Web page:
What will be the outcome of the Paris climate negotiations -- an agreement? A package? A treaty? As delegates make progress crafting the negotiating text at COP 21, there has been intense discussion about its legal form. Below are seven questions and answers to help understand this important issue as we head towards the final week of the climate talks:

1) What will be the legal form of the Paris outcome?

There is general consensus that COP21 will result in a package consisting of a variety of instruments of different legal forms: a core legal agreement, decisions of the Conference of the Parties to the UN Framework Convention on Climate Change (UNFCCC) and potentially political declarations. Deciding which provisions and issues are included in a particular instrument, and the final combination of instruments, are key aspects of what will be negotiated. The outcome must therefore be judged on the entire “package,” not just by the core agreement.

2) Must all or key provisions in an agreement be legally binding?

Quick answer: no. A common feature of international agreements is that they contain a mix of binding and non-binding provisions. For instance, the UNFCCC itself has general provisions that do not create legal rights and obligations for countries. However, the agreement as a whole can still be considered to be a legal agreement.

3) So what will determine the legal force of the Paris agreement?

Content is key, not the name. Whether it is called a treaty, protocol, convention, accord or agreement will not determine its legal force. For many parties to the negotiations, its name is key for political reasons, which can be equally important to ensure participation and political signals, but don’t confuse political importance with legal importance. Content within the Paris agreement will determine its actual legal force, such as precise, prescriptive language, specifying expected activities and outcomes from countries. This could include obligations (i.e. for countries to design policies and measures), obligation of results (i.e. for countries to achieve emission reduction targets) or include procedural obligations (i.e. for countries to report their actions, emissions or other information).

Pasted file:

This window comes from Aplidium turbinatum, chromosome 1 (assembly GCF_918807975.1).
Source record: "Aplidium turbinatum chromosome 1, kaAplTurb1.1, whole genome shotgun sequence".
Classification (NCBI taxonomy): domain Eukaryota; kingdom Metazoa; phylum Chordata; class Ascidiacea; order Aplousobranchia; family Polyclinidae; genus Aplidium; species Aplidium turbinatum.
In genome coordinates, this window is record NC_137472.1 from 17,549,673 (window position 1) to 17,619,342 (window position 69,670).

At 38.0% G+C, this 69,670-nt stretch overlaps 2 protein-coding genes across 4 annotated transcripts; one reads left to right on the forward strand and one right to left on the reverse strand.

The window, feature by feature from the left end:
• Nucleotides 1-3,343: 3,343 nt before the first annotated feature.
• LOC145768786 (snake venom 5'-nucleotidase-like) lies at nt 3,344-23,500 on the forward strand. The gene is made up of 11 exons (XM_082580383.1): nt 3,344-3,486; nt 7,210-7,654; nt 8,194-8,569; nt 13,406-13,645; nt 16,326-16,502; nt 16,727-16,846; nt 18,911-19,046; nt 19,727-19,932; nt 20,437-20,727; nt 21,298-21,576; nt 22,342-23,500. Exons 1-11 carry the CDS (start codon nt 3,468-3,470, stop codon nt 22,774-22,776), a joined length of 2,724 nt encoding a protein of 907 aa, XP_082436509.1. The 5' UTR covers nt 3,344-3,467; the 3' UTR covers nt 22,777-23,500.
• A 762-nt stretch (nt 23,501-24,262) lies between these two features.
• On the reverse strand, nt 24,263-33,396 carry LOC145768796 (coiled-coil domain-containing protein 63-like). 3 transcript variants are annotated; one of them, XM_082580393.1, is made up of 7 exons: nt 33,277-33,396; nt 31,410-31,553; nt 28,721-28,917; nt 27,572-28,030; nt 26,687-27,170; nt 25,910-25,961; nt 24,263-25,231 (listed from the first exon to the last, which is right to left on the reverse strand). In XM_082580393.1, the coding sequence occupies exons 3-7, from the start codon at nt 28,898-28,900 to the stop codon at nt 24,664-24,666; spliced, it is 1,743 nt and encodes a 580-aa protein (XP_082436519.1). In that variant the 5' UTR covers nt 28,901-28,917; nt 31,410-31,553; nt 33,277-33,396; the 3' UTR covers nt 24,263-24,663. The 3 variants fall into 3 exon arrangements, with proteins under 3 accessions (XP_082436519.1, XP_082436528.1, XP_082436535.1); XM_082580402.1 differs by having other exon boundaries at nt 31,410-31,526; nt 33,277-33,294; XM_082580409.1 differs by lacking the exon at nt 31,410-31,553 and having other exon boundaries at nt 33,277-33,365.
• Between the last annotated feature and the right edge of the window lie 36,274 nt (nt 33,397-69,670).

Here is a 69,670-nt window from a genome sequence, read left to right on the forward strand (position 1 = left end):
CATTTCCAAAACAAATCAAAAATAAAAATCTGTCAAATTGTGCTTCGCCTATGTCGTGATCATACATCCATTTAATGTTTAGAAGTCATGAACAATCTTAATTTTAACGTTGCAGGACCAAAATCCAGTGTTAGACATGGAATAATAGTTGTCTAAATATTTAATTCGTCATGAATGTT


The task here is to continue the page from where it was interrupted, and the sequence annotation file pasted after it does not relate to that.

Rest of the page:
4) Does where the INDCs are housed affect their legal force?

No, housing the INDCs in an annex to the agreement or a separate publicly available registry does not affect whether or not they are legally binding. Again, the content of the agreement determines its legal force and what obligations parties to the agreement have.

5) Does the Durban Mandate require the legal agreement to be called a protocol?

No. The Durban Mandate refers to a “protocol, another legal instrument, or an agreed outcome with legal force under the Convention.” The name of the agreement will not determine whether the Durban Mandate is satisfied.

6) Can we call the Paris package a treaty? Is a treaty always a treaty?

Under international law, a treaty is broadly defined as a binding agreement between countries. There is broad consensus that this is what parties are currently negotiating. For the purposes of U.S. domestic law, a treaty is defined more strictly as one subtype of internationally binding agreements that require the “advice and consent” of the U.S. Senate prior to the United States being able to become a party to the treaty. Importantly, whether or not the U.S. domestically refers to the agreement as a treaty has no impact on whether it is considered a treaty under international law.

7) So will the Paris agreement be ratified?

Each party will comply with its own domestic process in order to join the agreement. Internationally, countries will confirm that this process has occurred by depositing what is called as an “instrument of ratification, acceptance or approval.” This occurs once a party has signed the agreement, and means the country has formally become a party to the agreement. What domestic process each country follows is left to each individual nation and their unique legal system.